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Are small communities at risk of population loss?

  • Yong Chen

    ()

  • Lena Etuk
  • Bruce Weber
Registered author(s):

    Small communities almost universally worry about out-migration and the negative effects of out-migration on community viability. Using Oregon community-level data and applying the threshold estimation method of Hansen (Econometrica 68(3):575–603, 2000 ), we are able to identify population thresholds that distinguish small communities from their larger counterparts based on significant structural differences in factors affecting net migration. Our results suggest that smaller communities are more at risk of population decline than larger ones. After controlling for spatial spillovers from neighboring communities, the average net migration rate is 3 % in the larger communities (roughly above 5,000 population), 2 % in the mid-sized communities (roughly between 1,250 and 5,000) and $$-3$$ % in the smallest communities (roughly less than 1,250). Other things equal, geographic isolation from large cities and low wage rates provide some protection from net out-migration for the smallest communities, but even for the smallest places, a larger population base lowers the risk of net out-migration. Copyright Springer-Verlag Berlin Heidelberg 2013

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    File URL: http://hdl.handle.net/10.1007/s00168-012-0541-1
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    Article provided by Springer & Western Regional Science Association in its journal The Annals of Regional Science.

    Volume (Year): 51 (2013)
    Issue (Month): 2 (October)
    Pages: 343-353

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    Handle: RePEc:spr:anresc:v:51:y:2013:i:2:p:343-353
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    1. Jan Eeckhout, 2004. "Gibrat's Law for (All) Cities," American Economic Review, American Economic Association, vol. 94(5), pages 1429-1451, December.
    2. Jeanty, P. Wilner & Partridge, Mark & Irwin, Elena, 2010. "Estimation of a spatial simultaneous equation model of population migration and housing price dynamics," Regional Science and Urban Economics, Elsevier, vol. 40(5), pages 343-352, September.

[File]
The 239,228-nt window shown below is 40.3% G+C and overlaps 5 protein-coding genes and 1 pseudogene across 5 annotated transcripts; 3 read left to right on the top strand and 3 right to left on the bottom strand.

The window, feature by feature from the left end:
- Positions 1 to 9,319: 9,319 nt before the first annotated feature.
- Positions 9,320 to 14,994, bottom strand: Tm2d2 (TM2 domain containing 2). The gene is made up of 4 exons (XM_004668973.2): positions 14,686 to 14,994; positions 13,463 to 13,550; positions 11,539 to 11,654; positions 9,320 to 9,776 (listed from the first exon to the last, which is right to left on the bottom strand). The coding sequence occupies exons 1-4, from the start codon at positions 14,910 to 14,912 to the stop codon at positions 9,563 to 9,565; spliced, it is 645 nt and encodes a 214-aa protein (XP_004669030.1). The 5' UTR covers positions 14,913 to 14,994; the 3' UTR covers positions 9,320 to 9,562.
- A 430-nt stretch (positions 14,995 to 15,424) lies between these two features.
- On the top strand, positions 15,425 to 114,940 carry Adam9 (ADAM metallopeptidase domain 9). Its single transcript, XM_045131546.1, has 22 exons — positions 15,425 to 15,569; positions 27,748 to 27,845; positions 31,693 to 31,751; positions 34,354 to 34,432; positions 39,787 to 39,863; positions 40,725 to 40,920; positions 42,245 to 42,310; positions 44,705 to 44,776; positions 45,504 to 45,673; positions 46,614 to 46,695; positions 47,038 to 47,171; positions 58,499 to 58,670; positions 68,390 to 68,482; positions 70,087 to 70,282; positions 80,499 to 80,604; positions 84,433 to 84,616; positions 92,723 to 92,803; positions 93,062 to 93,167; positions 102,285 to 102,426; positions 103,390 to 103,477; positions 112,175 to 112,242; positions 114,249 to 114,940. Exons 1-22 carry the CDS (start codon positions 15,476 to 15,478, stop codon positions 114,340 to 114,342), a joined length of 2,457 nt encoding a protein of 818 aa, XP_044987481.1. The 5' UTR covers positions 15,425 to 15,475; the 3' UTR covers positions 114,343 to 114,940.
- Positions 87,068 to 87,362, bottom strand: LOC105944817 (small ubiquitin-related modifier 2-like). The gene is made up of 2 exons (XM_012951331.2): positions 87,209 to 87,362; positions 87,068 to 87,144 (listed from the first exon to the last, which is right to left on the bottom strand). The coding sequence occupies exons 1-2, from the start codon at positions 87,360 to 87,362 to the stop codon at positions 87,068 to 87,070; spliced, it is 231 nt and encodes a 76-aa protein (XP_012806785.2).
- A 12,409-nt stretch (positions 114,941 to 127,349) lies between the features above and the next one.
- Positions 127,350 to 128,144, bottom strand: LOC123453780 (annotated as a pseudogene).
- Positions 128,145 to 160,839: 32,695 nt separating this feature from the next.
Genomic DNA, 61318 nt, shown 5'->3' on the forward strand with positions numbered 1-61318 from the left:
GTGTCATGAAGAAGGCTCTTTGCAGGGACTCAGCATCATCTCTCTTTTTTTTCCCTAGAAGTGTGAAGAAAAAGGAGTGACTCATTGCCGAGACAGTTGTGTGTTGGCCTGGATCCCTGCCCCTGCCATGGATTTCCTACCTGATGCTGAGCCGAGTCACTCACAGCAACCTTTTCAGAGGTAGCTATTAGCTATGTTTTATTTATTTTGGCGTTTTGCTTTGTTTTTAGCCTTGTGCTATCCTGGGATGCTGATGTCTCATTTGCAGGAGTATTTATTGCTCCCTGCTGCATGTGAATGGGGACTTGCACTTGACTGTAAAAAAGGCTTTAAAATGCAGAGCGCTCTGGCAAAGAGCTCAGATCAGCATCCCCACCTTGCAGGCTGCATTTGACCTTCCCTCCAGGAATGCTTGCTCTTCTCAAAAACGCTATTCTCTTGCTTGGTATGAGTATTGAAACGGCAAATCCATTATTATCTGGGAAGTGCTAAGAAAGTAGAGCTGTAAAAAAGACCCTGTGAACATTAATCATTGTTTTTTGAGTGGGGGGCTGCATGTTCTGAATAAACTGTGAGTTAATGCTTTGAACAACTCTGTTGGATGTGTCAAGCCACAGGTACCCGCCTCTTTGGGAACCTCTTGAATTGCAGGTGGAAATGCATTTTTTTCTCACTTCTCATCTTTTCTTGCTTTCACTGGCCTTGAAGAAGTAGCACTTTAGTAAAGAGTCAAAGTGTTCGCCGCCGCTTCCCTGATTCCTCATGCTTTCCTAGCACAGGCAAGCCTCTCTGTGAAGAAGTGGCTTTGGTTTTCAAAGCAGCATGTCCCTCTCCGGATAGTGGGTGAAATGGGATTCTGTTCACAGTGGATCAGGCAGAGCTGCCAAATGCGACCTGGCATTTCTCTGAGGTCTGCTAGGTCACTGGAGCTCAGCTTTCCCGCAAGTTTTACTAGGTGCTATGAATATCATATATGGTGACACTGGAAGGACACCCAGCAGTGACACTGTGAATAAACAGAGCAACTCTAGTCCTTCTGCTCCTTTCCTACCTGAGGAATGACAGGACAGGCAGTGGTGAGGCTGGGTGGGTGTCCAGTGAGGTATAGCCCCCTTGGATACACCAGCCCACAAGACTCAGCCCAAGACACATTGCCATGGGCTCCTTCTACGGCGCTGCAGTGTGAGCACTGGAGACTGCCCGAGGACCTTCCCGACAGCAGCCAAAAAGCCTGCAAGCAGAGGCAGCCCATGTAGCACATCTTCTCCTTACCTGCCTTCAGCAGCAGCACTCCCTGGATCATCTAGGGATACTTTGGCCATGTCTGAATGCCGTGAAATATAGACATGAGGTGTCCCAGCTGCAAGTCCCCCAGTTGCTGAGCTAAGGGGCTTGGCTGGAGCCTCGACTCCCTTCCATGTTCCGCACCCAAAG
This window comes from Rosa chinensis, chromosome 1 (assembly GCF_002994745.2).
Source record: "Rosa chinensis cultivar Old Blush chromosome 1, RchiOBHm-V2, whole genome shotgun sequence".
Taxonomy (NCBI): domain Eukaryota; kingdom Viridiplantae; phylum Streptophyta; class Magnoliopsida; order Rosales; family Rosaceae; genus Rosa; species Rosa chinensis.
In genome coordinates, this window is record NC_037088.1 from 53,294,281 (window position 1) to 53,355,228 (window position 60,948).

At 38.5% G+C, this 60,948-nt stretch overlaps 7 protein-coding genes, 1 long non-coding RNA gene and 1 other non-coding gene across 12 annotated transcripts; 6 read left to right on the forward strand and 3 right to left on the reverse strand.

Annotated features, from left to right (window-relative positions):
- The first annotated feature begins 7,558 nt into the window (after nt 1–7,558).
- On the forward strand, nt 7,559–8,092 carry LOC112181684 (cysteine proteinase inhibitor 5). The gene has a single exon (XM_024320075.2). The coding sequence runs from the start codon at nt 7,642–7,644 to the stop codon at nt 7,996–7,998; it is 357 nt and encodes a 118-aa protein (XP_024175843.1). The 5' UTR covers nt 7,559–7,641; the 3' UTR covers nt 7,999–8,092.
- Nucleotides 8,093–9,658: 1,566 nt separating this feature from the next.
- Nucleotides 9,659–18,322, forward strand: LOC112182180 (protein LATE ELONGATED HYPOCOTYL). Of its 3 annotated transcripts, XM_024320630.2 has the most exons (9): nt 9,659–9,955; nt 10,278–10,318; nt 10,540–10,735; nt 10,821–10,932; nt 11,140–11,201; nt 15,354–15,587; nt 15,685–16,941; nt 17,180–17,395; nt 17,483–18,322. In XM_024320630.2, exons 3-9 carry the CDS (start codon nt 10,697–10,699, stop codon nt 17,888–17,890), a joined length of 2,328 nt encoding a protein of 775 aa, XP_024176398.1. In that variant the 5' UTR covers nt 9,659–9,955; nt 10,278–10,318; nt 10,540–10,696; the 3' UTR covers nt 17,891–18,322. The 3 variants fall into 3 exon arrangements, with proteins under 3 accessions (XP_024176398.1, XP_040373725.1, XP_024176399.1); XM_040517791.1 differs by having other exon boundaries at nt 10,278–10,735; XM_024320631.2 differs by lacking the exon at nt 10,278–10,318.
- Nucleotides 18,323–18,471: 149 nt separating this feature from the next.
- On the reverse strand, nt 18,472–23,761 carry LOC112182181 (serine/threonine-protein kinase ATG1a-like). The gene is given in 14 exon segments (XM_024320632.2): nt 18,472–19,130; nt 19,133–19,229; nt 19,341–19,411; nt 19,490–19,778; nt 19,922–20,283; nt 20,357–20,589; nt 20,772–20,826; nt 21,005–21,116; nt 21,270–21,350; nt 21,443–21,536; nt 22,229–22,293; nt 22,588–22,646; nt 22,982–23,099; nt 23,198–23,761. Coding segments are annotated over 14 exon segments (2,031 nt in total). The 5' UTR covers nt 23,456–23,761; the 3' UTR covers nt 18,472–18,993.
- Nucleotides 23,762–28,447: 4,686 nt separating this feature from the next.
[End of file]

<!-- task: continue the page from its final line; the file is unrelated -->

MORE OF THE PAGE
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    5. Bruce E. Hansen, 1997. "Threshold effects in non-dynamic panels: Estimation, testing and inference," Boston College Working Papers in Economics 365, Boston College Department of Economics.
    6. Hansen, B.E., 1991. "Inference when a Nuisance Parameter is Not Identified Under the Null Hypothesis," RCER Working Papers 296, University of Rochester - Center for Economic Research (RCER).
    7. Bruce E. Hansen, 2000. "Sample Splitting and Threshold Estimation," Econometrica, Econometric Society, vol. 68(3), pages 575-604, May.
    8. Rappaport, Jordan & Sachs, Jeffrey D, 2003. "The United States as a Coastal Nation," Journal of Economic Growth, Springer, vol. 8(1), pages 5-46, March.
    9. Katherine Curtis White, 2008. "Population change and farm dependence: Temporal and spatial variation in the U.S. great plains, 1900–2000," Demography, Springer;Population Association of America (PAA), vol. 45(2), pages 363-386, May.
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    11. Mark Ferguson & Kamar Ali & M. Rose Olfert & Mark Partridge, 2007. "Voting with Their Feet: Jobs versus Amenities," Growth and Change, Wiley Blackwell, vol. 38(1), pages 77-110.
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